ARU must follow FFA’s free-to-air lead
Is this the best ever season of Super Rugby? (Image: NSW Waratahs)
News that Football Federation Australia are considering splitting their TV rights deal, to ensure one game a week on free-to-air TV, shows they value the importance of exposure.
While the FFA risk their revenue from Foxtel being reduced, they realise the value gained by having free-to-air exposure is worth as much, if not more.
Football has always suffered since it went exclusively to pay TV for both Socceroos and A League games, effecting cutting off its exposure to the masses (envied by all other footy codes).
Yet the FFA had to cut that deal at the time for the money, in order to keep the professional game alive in Australia.
Australian rugby was never in the same turmoil that football was, but has been just as beholden to pay TV since it funded the conversion to professionalism in 1996. Old habits die hard and the filthy lucre is hard to give up.
The problem to many is that rugby has been withering on the vine, exposure-wise; its main competition Super Rugby can only be seen in Australia on pay TV.
Meanwhile, AFL and rugby league are prospering, with their wall-to-wall exposure on free-to-air.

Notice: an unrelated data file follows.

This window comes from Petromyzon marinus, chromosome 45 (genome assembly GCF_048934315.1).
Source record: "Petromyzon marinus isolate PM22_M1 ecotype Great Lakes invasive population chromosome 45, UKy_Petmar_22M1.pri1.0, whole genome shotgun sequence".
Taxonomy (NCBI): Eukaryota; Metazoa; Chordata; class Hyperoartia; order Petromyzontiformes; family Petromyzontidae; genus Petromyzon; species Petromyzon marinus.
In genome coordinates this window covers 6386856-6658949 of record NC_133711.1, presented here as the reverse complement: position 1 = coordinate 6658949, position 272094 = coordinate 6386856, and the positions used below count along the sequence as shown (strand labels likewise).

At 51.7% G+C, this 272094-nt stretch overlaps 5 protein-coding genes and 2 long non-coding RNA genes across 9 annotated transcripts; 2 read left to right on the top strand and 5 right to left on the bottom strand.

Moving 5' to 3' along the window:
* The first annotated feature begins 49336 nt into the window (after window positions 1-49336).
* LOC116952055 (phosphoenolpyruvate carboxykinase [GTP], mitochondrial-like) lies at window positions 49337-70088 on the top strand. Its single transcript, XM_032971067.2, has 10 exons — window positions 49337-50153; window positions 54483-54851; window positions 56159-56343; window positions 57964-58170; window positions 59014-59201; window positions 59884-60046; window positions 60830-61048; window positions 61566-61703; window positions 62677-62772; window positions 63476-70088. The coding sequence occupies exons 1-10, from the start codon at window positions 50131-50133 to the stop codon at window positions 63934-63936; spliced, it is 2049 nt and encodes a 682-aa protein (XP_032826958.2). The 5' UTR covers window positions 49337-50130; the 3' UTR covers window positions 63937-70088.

While there had been noises and rumbles about some free-to-air coverage for Super Rugby, the current TV deal – which commenced in 2011 – has seen the most free-to-air exposure for the code since the initial deal in 1996 (which, from memory, Seven botched or didn’t stick with, or both).
Mind you, that free-to-air coverage is nothing more than a regurgitated Fox Sports highlights package, around midnight on Channel Nine.
The FFA is looking at SBS – the traditional home of football in Australia, and the FFA knows it – showing one game a week. This shows exactly the type of thinking (or, in the case of the ARU, probably an epiphany) that Australian rugby needs.
Times have been tougher recently, thanks to the International Rugby Board’s poor handling of the World Cup and inbound tours for the southern hemisphere (you’d never see the Six Nations get mucked about the same way).
But the ARU needs to bite the bullet and realise it needs to get its product out there.
While this is complicated by being part of SANZAR, the next TV deal for Australian rugby absolutely has to have some free-to-air coverage, along the same lines as the mooted FFA/SBS deal.
They could allow a simulcast with Fox and cop some less money, but they must get a game on free-to-air.
Friday night, Saturday evening, Sunday anytime, I don’t care; we need Australian rugby out there selling itself.
It doesn’t even need to be game of the round (because that would affect the revenue badly); just so long as it is an Australian side playing (although Aussie derbies would be even better).
Mr O’Neill won’t be here for the next TV deal.
But the ARU (hopefully in Commission mode by then, thanks to the Cosgrove-Arbib review currently underway) needs to take off the tweed jackets, step away from the buffet, roll up their sleeves and cut a deal that best serves Australian rugby as a whole.
It might mean sacrificing the second serve of saveloys, or that second assistant kicking coach, but it’d be worth it.
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